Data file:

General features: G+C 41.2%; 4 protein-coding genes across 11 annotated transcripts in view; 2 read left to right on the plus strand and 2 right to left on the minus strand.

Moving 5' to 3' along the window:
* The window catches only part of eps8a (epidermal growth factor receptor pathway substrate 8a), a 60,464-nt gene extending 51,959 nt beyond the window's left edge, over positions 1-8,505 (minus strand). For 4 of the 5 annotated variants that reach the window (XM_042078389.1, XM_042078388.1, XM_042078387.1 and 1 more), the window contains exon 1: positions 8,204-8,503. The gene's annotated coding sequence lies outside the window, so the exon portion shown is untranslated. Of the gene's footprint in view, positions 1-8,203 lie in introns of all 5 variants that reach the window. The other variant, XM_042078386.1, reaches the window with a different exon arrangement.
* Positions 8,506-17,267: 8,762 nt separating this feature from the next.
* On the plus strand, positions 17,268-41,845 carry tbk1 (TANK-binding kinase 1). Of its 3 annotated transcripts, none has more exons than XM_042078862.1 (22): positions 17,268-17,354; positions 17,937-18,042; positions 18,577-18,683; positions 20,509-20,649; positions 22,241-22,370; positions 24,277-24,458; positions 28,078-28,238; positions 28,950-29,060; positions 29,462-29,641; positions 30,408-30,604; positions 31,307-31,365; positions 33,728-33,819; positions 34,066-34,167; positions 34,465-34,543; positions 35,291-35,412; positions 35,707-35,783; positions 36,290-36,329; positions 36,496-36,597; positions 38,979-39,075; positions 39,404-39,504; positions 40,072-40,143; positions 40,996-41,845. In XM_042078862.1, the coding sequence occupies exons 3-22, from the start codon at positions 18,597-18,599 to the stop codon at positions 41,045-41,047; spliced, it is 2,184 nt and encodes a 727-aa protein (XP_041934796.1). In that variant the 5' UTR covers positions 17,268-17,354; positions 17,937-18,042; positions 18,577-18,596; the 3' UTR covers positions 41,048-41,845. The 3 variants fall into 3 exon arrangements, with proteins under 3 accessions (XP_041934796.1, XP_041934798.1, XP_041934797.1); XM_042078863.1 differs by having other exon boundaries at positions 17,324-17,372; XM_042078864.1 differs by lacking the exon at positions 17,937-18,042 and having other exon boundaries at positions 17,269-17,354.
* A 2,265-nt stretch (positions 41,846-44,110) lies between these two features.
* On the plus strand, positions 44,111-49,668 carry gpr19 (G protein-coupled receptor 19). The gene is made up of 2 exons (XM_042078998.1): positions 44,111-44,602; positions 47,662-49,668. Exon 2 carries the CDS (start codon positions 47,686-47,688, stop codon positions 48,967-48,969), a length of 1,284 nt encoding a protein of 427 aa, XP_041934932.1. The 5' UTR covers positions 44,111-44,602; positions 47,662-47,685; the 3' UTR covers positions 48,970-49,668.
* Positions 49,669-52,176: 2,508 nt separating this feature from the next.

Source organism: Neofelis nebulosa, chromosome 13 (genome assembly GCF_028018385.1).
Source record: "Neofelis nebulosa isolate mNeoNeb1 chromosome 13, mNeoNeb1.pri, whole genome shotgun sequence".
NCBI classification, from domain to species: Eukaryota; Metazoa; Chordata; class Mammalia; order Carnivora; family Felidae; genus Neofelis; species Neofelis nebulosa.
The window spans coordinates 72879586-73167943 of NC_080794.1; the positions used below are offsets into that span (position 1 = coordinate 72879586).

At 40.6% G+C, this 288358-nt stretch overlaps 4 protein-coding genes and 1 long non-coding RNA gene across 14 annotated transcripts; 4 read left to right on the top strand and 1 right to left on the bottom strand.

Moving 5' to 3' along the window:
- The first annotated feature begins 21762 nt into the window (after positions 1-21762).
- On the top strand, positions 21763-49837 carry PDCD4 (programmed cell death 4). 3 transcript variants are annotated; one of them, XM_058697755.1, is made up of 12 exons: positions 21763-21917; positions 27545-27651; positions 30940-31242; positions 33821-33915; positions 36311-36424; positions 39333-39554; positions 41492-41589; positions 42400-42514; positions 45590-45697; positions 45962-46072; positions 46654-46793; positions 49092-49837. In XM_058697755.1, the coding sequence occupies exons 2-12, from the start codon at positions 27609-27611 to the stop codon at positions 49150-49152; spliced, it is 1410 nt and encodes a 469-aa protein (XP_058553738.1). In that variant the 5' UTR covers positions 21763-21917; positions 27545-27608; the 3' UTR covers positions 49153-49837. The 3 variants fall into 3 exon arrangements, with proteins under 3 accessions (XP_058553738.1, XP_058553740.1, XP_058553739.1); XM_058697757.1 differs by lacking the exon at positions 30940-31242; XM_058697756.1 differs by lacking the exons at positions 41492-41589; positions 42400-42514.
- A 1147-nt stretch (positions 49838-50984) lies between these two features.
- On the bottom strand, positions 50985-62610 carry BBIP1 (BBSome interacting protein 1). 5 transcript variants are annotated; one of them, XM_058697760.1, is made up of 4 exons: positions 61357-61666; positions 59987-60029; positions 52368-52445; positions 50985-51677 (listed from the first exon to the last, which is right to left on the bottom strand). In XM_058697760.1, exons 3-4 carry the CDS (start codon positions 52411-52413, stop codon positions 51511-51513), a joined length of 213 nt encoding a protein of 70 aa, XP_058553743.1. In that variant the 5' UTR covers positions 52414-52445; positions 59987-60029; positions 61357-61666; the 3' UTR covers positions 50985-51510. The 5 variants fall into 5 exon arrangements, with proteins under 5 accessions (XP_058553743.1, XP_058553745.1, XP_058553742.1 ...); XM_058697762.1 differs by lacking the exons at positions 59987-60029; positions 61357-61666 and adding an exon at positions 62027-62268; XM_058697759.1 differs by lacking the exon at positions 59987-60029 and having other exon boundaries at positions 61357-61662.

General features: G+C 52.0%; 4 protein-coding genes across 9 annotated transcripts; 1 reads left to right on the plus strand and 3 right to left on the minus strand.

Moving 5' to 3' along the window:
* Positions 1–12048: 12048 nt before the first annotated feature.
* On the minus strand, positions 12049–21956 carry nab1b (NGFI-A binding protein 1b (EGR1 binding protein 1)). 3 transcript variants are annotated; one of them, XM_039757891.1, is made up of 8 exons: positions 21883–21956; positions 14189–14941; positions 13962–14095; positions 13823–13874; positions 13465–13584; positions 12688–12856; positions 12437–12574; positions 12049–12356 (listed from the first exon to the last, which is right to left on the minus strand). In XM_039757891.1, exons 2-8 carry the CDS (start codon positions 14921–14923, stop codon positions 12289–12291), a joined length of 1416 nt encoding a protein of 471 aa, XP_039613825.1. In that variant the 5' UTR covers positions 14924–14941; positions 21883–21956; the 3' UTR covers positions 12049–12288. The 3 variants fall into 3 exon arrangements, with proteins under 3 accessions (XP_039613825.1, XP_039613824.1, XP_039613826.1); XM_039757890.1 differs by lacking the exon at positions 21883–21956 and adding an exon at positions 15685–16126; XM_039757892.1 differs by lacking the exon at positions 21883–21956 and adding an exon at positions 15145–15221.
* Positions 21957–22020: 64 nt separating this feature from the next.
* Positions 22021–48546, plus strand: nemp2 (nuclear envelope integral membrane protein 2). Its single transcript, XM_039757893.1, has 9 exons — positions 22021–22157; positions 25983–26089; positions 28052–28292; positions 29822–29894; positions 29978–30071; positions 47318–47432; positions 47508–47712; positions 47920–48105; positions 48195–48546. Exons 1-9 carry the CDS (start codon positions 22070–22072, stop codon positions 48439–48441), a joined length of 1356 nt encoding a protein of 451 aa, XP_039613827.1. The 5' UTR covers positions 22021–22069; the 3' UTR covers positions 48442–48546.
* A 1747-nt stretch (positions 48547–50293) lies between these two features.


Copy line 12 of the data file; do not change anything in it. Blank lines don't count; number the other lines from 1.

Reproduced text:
The window spans coordinates 72879586-73167943 of NC_080794.1; the positions used below are offsets into that span (position 1 = coordinate 72879586).